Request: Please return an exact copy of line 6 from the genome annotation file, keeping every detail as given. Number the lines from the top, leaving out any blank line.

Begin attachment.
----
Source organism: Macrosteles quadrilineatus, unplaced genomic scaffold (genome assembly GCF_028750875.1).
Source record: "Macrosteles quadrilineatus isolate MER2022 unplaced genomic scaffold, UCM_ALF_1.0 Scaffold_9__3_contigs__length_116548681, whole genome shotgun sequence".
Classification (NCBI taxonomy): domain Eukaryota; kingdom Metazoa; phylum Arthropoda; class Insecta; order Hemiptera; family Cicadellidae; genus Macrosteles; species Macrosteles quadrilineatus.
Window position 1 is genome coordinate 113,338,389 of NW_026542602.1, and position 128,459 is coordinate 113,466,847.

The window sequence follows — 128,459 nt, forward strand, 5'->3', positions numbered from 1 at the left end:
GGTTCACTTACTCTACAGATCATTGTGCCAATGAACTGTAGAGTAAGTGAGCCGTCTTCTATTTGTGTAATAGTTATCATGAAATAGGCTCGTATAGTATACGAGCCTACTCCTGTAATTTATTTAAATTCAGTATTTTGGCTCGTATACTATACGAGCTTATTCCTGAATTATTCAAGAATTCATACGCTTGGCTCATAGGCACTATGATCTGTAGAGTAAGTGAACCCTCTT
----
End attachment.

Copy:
GGTTCACTTACTCTACAGATCATTGTGCCAATGAACTGTAGAGTAAGTGAGCCGTCTTCTATTTGTGTAATAGTTATCATGAAATAGGCTCGTATAGTATACGAGCCTACTCCTGTAATTTATTTAAATTCAGTATTTTGGCTCGTATACTATACGAGCTTATTCCTGAATTATTCAAGAATTCATACGCTTGGCTCATAGGCACTATGATCTGTAGAGTAAGTGAACCCTCTT